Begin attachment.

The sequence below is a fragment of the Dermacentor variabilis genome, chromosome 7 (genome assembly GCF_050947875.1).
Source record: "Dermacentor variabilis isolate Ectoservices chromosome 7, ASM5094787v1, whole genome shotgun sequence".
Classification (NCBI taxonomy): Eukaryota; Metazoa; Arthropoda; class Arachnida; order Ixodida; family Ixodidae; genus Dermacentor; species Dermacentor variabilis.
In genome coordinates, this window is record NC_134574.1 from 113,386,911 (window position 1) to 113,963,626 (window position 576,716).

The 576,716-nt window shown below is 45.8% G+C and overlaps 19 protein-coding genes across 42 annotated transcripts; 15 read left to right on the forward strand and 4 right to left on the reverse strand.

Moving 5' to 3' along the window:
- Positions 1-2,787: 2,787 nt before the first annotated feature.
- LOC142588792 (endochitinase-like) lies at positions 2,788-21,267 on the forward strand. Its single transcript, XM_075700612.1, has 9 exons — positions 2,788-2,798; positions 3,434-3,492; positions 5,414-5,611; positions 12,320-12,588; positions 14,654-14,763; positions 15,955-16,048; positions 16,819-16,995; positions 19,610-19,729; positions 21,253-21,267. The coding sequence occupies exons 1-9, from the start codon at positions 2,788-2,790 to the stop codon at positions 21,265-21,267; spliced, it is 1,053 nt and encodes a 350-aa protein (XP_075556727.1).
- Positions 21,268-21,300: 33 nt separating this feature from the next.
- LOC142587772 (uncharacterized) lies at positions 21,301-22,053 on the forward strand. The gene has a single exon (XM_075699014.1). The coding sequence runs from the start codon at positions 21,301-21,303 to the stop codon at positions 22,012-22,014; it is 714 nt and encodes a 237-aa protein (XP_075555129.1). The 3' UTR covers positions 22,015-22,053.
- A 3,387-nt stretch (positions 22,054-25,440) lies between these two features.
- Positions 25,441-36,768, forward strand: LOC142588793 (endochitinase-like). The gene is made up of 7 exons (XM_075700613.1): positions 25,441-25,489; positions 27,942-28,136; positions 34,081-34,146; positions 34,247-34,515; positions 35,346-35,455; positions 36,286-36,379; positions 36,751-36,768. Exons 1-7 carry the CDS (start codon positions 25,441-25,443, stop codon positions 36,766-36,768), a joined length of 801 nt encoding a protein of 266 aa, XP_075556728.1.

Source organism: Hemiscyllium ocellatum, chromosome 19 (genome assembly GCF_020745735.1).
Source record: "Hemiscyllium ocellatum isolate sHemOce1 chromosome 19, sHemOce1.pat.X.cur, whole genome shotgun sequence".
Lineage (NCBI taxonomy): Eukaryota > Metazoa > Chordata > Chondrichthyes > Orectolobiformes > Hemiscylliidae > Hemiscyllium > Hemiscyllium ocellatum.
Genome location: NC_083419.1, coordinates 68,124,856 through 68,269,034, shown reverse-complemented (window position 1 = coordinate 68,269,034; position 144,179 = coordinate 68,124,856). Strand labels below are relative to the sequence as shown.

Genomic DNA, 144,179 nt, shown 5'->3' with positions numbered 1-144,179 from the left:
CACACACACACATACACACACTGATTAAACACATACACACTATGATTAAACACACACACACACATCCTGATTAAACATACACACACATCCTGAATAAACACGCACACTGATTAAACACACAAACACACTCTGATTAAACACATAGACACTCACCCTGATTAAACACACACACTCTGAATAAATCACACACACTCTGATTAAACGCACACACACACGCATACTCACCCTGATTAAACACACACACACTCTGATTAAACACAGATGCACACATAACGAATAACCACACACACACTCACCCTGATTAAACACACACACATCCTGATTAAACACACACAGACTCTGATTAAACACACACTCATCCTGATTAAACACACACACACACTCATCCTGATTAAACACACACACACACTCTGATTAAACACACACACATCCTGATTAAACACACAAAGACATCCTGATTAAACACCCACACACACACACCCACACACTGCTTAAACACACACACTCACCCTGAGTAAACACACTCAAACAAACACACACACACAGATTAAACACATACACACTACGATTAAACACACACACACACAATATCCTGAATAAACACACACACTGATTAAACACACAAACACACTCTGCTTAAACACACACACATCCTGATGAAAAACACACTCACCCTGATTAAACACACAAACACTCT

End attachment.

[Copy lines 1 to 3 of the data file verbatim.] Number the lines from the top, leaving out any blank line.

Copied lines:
The sequence below is a fragment of the Dermacentor variabilis genome, chromosome 7 (genome assembly GCF_050947875.1).
Source record: "Dermacentor variabilis isolate Ectoservices chromosome 7, ASM5094787v1, whole genome shotgun sequence".
Classification (NCBI taxonomy): Eukaryota; Metazoa; Arthropoda; class Arachnida; order Ixodida; family Ixodidae; genus Dermacentor; species Dermacentor variabilis.